In this study, we retrospectively analysed the clinical data of OMG patients who showed unfavourable responses to oral prednisone, thereby receiving IVMP or oral tacrolimus as immunotherapy. By comparing the clinical improvement between the two groups, we found that both therapies could effectively reduce ocular QMG scores and induce remission of ocular symptoms. Moreover, ΔQMG scores from baseline to 1 month were higher in the IVMP group than in the tacrolimus group, while at 3 months, the reverse applied. This result indicated that IVMP had a faster onset on OMG than tacrolimus, which usually took effect after 1–2 months [12, 13]. Other steroid-sparing immunosuppressive drugs, such as AZA, MMF, MTX, or cyclosporine A (CsA), are also used in OMG patients, but all require a several-month course of treatment to show efficacy [20, 21]. Meanwhile, CsA revealed a higher incidence of nephrotoxicity than tacrolimus but exhibits a similar effect [22]. Based on the quantitative evaluation of decreasing QMG scores, both IVMP and tacrolimus monotherapy were effective at achieving clinical efficacy, and more patients showed clinically significant treatment effects in the IVMP group (20, 69.0%) than in the tacrolimus group (13, 46.4%) at the endpoint (p = 0.085). The proportion of effective patients differed a lot, especially in the first three months of treatment. Although without long-term follow-up, our study confirmed a favourable short-term efficacy of IVMP in treating OMG.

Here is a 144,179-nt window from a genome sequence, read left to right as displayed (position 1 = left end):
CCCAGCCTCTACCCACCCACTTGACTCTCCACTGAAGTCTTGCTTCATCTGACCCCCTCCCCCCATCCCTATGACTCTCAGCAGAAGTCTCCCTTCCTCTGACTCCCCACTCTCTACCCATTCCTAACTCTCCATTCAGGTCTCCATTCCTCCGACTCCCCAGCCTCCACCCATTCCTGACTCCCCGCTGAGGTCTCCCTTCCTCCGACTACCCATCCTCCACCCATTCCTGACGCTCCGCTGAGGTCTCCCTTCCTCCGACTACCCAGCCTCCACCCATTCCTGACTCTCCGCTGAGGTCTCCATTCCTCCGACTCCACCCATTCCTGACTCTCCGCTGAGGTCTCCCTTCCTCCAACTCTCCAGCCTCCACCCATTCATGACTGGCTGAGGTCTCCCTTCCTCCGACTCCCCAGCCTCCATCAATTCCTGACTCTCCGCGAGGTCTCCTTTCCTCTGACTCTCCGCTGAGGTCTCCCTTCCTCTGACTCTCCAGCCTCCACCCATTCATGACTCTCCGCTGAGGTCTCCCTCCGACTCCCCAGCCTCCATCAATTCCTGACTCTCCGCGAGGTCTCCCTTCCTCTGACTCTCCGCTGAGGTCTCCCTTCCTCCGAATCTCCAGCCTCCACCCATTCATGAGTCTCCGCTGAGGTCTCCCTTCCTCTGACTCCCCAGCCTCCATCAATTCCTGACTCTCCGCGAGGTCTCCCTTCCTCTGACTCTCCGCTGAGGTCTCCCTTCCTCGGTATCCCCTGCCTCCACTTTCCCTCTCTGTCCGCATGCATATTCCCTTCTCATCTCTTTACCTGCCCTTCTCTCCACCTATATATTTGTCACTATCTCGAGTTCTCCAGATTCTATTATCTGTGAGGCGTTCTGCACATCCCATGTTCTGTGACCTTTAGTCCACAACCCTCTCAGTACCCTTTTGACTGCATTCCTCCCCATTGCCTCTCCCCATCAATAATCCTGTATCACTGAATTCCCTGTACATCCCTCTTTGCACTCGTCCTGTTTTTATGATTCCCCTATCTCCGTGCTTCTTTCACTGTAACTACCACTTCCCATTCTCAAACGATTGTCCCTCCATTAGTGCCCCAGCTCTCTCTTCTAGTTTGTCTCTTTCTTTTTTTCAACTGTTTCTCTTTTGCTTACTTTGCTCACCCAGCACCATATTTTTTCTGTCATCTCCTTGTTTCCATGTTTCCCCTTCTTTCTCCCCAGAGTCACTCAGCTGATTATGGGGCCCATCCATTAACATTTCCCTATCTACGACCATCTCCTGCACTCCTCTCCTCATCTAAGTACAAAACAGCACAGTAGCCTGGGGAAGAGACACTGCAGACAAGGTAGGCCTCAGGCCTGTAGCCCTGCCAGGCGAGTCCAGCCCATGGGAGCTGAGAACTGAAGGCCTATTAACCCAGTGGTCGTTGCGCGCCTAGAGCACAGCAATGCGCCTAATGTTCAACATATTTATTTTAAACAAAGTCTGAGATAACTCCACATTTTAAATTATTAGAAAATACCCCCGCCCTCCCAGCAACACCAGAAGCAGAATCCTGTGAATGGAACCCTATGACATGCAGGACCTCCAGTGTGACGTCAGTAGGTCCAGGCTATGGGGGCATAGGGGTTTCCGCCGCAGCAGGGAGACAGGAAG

The feasibility and superiority of tacrolimus as a monotherapy for MG patients has been noted. To date, some studies have documented the efficacy of tacrolimus monotherapy for MG patients. Yagi et al. [10] treated four OMG patients with tacrolimus alone for 24 months and concluded that tacrolimus monotherapy was both safe and effective for the initial treatment of OMG. Fan et al. [11] reported that of the 44 patients (17 OMG and 27 GMG) receiving tacrolimus monotherapy, more than 65% of individuals achieved "MM or better" six months after treatment. This percentage was higher than that in our study, which might be due to the differences in the enrolled patients (with the previous study including both ocular and generalized MG patients), the higher initial daily dose of tacrolimus (2 mg vs. 1 mg), and the evaluation criteria (with the previous study only performing MGADL in the previous six months, which might be highly influenced by patient subjectivity). Previous studies have also found that the efficacy of tacrolimus monotherapy in MG was influenced by many factors, including age, disease severity, AChR-Ab titer, and pharmacogenetics. Duan et al. [12] suggested that MG patients with age < 39, QMG score < 11 points, and AChR-Ab titer < 8.07 nmol/L had a better response to tacrolimus treatment. However, few studies focus on the efficacy-related factors of IVMP in OMG. To eliminate the potential confounding effect of immunosuppressing therapy after IVMP, we focused on the ocular QMG score improvement at hospital discharge when patients just finished IVMP treatment and compared the clinical characteristics of the effective and ineffective groups. We found that there were more females in the effective group (80.0%) at discharge, though males had a similar proportion to females in the IVMP group (male/female: 48.3% vs. 51.7%). In spite of the female predominance of MG patients [23], the effectiveness of IVMP therapy also seems to be better in female patients than in male patients. Additionally, the results of the multivariate logistic analysis showed that patients with higher ocular QMG scores at baseline had better responses to IVMP treatment (OR = 1.781; 95% CI 1.066–2.975; p = 0.028). The severity of the disease is inversely correlated with the QMG score [24]. Although the current rating scale has difficulty detecting changes in minor ocular symptoms and the number of patients in this study is limited, our study could partly illustrate that the baseline ocular QMG score appears to be an important predictor of clinical efficacy for OMG patients receiving IVMP treatment.